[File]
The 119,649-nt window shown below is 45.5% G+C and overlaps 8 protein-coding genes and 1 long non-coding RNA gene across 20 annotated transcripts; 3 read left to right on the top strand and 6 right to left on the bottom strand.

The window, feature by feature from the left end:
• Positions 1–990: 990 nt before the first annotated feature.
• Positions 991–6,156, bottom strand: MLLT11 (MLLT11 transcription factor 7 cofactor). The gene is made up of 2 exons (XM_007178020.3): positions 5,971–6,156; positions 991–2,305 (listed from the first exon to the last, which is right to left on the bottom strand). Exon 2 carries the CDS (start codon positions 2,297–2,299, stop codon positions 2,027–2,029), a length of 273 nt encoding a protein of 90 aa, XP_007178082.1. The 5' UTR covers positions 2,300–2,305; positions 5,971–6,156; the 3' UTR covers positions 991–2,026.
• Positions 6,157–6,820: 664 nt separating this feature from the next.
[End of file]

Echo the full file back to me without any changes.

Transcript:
The 119,649-nt window shown below is 45.5% G+C and overlaps 8 protein-coding genes and 1 long non-coding RNA gene across 20 annotated transcripts; 3 read left to right on the top strand and 6 right to left on the bottom strand.

The window, feature by feature from the left end:
• Positions 1–990: 990 nt before the first annotated feature.
• Positions 991–6,156, bottom strand: MLLT11 (MLLT11 transcription factor 7 cofactor). The gene is made up of 2 exons (XM_007178020.3): positions 5,971–6,156; positions 991–2,305 (listed from the first exon to the last, which is right to left on the bottom strand). Exon 2 carries the CDS (start codon positions 2,297–2,299, stop codon positions 2,027–2,029), a length of 273 nt encoding a protein of 90 aa, XP_007178082.1. The 5' UTR covers positions 2,300–2,305; positions 5,971–6,156; the 3' UTR covers positions 991–2,026.
• Positions 6,157–6,820: 664 nt separating this feature from the next.